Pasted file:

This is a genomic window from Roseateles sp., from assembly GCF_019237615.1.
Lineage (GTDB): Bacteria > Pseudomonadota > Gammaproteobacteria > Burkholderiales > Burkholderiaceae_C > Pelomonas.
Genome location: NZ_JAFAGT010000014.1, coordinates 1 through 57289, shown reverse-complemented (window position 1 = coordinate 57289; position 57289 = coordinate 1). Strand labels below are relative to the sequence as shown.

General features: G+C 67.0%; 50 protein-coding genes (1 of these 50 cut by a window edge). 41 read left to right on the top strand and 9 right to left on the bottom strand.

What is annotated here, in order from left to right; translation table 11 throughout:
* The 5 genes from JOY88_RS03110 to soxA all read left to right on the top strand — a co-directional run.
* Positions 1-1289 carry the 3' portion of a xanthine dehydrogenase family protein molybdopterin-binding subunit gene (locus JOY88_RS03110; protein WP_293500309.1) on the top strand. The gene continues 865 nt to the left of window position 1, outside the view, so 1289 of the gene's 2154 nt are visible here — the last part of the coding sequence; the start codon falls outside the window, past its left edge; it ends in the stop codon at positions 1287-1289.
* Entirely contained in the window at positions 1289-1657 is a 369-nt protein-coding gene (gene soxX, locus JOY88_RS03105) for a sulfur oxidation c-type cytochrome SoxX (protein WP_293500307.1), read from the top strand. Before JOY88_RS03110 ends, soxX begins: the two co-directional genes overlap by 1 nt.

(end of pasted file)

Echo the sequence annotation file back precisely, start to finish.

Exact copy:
This is a genomic window from Roseateles sp., from assembly GCF_019237615.1.
Lineage (GTDB): Bacteria > Pseudomonadota > Gammaproteobacteria > Burkholderiales > Burkholderiaceae_C > Pelomonas.
Genome location: NZ_JAFAGT010000014.1, coordinates 1 through 57289, shown reverse-complemented (window position 1 = coordinate 57289; position 57289 = coordinate 1). Strand labels below are relative to the sequence as shown.

General features: G+C 67.0%; 50 protein-coding genes (1 of these 50 cut by a window edge). 41 read left to right on the top strand and 9 right to left on the bottom strand.

What is annotated here, in order from left to right; translation table 11 throughout:
* The 5 genes from JOY88_RS03110 to soxA all read left to right on the top strand — a co-directional run.
* Positions 1-1289 carry the 3' portion of a xanthine dehydrogenase family protein molybdopterin-binding subunit gene (locus JOY88_RS03110; protein WP_293500309.1) on the top strand. The gene continues 865 nt to the left of window position 1, outside the view, so 1289 of the gene's 2154 nt are visible here — the last part of the coding sequence; the start codon falls outside the window, past its left edge; it ends in the stop codon at positions 1287-1289.
* Entirely contained in the window at positions 1289-1657 is a 369-nt protein-coding gene (gene soxX, locus JOY88_RS03105) for a sulfur oxidation c-type cytochrome SoxX (protein WP_293500307.1), read from the top strand. Before JOY88_RS03110 ends, soxX begins: the two co-directional genes overlap by 1 nt.